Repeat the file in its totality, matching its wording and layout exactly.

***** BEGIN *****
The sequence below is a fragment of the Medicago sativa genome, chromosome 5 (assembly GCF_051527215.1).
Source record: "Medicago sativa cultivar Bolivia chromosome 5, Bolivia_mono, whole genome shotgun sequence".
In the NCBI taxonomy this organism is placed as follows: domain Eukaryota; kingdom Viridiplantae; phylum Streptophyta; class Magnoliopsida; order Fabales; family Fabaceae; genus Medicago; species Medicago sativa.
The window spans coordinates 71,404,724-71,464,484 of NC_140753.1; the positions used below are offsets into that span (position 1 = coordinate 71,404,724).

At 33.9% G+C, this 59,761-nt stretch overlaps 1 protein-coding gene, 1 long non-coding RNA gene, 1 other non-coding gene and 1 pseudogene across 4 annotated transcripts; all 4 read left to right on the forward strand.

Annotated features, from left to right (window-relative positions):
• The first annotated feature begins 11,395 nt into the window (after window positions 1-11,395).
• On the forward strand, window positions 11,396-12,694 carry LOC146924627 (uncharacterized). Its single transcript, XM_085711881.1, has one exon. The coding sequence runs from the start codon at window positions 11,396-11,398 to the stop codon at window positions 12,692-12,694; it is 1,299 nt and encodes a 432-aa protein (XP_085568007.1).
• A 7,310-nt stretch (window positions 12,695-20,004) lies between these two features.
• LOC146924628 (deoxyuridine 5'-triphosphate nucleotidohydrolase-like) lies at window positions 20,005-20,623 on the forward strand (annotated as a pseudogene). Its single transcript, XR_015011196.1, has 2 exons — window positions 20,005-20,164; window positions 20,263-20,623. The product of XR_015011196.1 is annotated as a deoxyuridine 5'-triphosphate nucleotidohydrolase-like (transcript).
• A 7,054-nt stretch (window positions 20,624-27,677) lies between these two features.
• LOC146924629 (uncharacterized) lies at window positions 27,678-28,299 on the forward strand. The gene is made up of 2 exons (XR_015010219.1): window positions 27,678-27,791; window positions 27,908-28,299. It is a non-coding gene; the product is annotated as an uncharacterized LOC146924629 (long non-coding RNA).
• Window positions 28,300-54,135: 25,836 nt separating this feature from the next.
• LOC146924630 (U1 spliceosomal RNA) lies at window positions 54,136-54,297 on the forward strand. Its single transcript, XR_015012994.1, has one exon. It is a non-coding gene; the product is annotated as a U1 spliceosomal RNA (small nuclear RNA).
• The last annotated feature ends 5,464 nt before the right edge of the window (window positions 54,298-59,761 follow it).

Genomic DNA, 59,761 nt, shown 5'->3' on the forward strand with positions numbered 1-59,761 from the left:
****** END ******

The sequence below is a fragment of the Medicago sativa genome, chromosome 5 (assembly GCF_051527215.1).
Source record: "Medicago sativa cultivar Bolivia chromosome 5, Bolivia_mono, whole genome shotgun sequence".
In the NCBI taxonomy this organism is placed as follows: domain Eukaryota; kingdom Viridiplantae; phylum Streptophyta; class Magnoliopsida; order Fabales; family Fabaceae; genus Medicago; species Medicago sativa.
The window spans coordinates 71,404,724-71,464,484 of NC_140753.1; the positions used below are offsets into that span (position 1 = coordinate 71,404,724).

At 33.9% G+C, this 59,761-nt stretch overlaps 1 protein-coding gene, 1 long non-coding RNA gene, 1 other non-coding gene and 1 pseudogene across 4 annotated transcripts; all 4 read left to right on the forward strand.

Annotated features, from left to right (window-relative positions):
• The first annotated feature begins 11,395 nt into the window (after window positions 1-11,395).
• On the forward strand, window positions 11,396-12,694 carry LOC146924627 (uncharacterized). Its single transcript, XM_085711881.1, has one exon. The coding sequence runs from the start codon at window positions 11,396-11,398 to the stop codon at window positions 12,692-12,694; it is 1,299 nt and encodes a 432-aa protein (XP_085568007.1).
• A 7,310-nt stretch (window positions 12,695-20,004) lies between these two features.
• LOC146924628 (deoxyuridine 5'-triphosphate nucleotidohydrolase-like) lies at window positions 20,005-20,623 on the forward strand (annotated as a pseudogene). Its single transcript, XR_015011196.1, has 2 exons — window positions 20,005-20,164; window positions 20,263-20,623. The product of XR_015011196.1 is annotated as a deoxyuridine 5'-triphosphate nucleotidohydrolase-like (transcript).
• A 7,054-nt stretch (window positions 20,624-27,677) lies between these two features.
• LOC146924629 (uncharacterized) lies at window positions 27,678-28,299 on the forward strand. The gene is made up of 2 exons (XR_015010219.1): window positions 27,678-27,791; window positions 27,908-28,299. It is a non-coding gene; the product is annotated as an uncharacterized LOC146924629 (long non-coding RNA).
• Window positions 28,300-54,135: 25,836 nt separating this feature from the next.
• LOC146924630 (U1 spliceosomal RNA) lies at window positions 54,136-54,297 on the forward strand. Its single transcript, XR_015012994.1, has one exon. It is a non-coding gene; the product is annotated as a U1 spliceosomal RNA (small nuclear RNA).
• The last annotated feature ends 5,464 nt before the right edge of the window (window positions 54,298-59,761 follow it).

Genomic DNA, 59,761 nt, shown 5'->3' on the forward strand with positions numbered 1-59,761 from the left: